Do I own my work even if I'm just a student?

Students' rights over their school work.

Jonathan Bailey ,
Contributing Editor

In the United States, as well as most of the world, copyright in a work is given either to the creator of the work or to their employer. Since your school is not considered your legal employer, that means any essay, painting, photograph, song, or other creative work you make as part of your academic career is owned by you.

This is true pretty much universally, including if you’re a minor or even if you use school equipment. The works you create for the classroom are yours and you alone hold the copyright to them.

With that copyright comes a series of rights to the work. Those rights include:

  • The right to reproduce or copy a work
  • The right to create derivative works
  • The right to distribute the work
  • The right to publicly perform the work
  • The right to publicly display the work

These are your exclusive rights in the work and only you can authorize others to do these things with your creations.

That being said, when you submit a work to your instructor, you are granting them a narrow license to use the work in conjunction with the assignment. For example, if the assignment calls for the work to be displayed in the classroom or to the school, then you are agreeing to that by submitting the work for that assignment.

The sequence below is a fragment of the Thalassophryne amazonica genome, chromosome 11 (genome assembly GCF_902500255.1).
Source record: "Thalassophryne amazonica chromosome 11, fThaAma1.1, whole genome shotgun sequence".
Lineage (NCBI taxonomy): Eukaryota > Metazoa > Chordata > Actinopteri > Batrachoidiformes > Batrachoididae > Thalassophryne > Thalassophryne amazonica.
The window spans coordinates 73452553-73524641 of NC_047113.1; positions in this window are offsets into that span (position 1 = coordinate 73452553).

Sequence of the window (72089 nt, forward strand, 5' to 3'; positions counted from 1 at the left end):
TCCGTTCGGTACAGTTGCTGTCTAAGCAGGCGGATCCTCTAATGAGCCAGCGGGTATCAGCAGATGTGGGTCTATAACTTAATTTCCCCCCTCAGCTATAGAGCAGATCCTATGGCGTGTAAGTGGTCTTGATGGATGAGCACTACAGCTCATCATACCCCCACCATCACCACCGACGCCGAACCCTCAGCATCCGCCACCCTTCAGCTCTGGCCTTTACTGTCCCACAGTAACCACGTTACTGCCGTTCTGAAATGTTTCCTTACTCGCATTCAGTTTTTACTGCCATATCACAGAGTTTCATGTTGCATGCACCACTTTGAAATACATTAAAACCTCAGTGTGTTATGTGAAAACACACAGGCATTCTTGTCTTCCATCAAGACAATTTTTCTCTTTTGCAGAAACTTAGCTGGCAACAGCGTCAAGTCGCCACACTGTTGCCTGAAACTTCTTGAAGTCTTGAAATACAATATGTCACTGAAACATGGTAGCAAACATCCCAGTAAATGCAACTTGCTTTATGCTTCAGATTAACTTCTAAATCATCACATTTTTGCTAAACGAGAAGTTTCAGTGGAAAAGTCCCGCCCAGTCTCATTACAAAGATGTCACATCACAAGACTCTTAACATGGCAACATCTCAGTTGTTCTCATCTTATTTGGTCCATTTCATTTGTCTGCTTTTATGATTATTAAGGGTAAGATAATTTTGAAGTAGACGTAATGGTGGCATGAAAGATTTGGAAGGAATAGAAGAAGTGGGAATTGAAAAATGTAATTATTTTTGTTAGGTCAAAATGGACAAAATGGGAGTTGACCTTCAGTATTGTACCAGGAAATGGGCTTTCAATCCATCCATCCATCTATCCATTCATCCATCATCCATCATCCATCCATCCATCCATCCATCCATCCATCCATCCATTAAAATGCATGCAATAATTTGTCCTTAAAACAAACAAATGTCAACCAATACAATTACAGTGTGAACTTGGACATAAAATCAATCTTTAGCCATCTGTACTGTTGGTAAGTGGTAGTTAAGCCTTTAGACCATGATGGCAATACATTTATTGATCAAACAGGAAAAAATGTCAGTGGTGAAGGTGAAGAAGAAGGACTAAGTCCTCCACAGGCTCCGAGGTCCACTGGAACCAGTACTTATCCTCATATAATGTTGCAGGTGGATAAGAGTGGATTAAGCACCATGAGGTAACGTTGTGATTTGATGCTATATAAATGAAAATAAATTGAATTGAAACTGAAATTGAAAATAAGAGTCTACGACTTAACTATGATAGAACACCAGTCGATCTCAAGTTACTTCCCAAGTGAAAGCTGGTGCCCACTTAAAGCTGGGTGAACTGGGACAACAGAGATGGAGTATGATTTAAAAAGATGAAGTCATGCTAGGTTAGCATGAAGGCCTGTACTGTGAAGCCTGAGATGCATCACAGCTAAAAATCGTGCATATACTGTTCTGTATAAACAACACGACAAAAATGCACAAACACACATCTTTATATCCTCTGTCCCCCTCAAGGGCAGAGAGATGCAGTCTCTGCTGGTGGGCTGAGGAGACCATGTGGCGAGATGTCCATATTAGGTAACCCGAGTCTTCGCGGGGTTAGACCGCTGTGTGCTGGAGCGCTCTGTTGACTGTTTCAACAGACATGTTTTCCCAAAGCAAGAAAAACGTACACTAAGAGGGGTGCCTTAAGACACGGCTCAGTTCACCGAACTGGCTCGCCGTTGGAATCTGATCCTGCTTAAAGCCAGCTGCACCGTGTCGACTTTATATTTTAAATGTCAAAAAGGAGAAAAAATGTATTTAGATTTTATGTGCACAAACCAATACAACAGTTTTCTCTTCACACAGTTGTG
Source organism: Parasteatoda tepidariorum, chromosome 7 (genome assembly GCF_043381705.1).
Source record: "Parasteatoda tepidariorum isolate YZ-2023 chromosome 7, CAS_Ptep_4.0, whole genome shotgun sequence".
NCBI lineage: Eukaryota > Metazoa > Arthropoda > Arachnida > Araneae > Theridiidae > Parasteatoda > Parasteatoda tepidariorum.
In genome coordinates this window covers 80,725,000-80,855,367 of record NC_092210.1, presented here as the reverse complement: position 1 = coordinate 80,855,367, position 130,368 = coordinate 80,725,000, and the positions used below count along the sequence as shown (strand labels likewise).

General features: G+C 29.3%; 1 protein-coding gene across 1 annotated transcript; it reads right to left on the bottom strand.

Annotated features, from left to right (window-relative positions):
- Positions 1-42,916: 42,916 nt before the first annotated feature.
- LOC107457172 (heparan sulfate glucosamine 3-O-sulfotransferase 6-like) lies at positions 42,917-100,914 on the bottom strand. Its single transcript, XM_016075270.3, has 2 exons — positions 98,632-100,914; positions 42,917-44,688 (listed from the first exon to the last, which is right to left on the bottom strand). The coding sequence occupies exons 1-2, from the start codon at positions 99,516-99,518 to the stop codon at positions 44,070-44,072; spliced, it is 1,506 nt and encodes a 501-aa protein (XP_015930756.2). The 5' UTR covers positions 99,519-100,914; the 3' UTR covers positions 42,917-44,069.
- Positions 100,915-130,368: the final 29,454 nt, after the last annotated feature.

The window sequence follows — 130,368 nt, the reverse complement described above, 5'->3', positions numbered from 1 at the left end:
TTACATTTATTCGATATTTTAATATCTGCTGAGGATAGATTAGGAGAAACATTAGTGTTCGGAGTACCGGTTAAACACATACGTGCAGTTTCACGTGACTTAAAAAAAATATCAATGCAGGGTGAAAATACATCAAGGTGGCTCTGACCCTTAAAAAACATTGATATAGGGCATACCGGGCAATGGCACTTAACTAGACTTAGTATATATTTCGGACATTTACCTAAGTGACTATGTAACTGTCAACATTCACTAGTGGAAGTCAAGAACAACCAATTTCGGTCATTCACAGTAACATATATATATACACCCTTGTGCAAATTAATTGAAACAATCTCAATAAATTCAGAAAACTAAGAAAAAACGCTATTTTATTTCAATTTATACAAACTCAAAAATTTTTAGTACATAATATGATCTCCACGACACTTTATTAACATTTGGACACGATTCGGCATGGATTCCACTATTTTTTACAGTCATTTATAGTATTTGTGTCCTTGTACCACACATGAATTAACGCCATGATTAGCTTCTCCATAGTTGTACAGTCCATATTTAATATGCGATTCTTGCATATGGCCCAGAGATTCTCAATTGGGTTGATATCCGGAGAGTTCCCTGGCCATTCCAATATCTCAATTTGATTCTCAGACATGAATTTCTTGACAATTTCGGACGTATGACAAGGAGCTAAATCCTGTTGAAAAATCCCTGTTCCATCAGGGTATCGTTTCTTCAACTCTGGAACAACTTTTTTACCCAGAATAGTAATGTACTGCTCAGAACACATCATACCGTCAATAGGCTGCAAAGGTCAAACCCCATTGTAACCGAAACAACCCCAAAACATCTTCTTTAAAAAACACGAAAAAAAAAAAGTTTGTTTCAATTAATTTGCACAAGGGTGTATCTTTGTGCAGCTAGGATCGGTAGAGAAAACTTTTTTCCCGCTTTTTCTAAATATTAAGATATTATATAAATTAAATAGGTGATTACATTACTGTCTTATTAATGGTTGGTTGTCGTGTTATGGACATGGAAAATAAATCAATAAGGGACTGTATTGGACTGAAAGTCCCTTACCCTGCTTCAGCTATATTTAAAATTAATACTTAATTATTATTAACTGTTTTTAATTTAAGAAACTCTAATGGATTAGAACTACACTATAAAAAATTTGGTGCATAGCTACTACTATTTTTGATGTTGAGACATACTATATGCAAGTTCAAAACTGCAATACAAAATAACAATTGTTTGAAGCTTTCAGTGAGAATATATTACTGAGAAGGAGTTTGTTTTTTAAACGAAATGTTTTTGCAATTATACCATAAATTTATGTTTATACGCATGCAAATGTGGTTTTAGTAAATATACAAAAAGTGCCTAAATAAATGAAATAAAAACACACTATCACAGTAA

Similarly, if you are required to submit the assignment to a plagiarism detection service, you will also grant that service a limited license related to the work for the purpose of checking it for plagiarism and matching future plagiarism checks against it.

In short, the service will check your work for plagiarism and retain a copy to match against future works, but that doesn’t amount to any transfer of ownership.

You, as the creator, are the copyright holder and are still free to copy, share, and license the work to others-- or even sell it. Basically, you control the work and can do with it as you please.

This is an important thing to remember as you go through your academic career. Though you are a student, you’re creating works that you can build on and even profit from later. That short story you write for for a class could become a novel or even a movie later. An essay you write in high school could become the basis for a dissertation or thesis in college.

The work you’re creating now isn’t just useful for passing a class or getting a good grade on an assignment, they can be the building blocks that you use to create amazing new works in the future.

That’s possible because, through copyright, you own your creations and, though you license it for use in an assignment, you still control that work and its fate.

Where that work goes outside the classroom is up to you...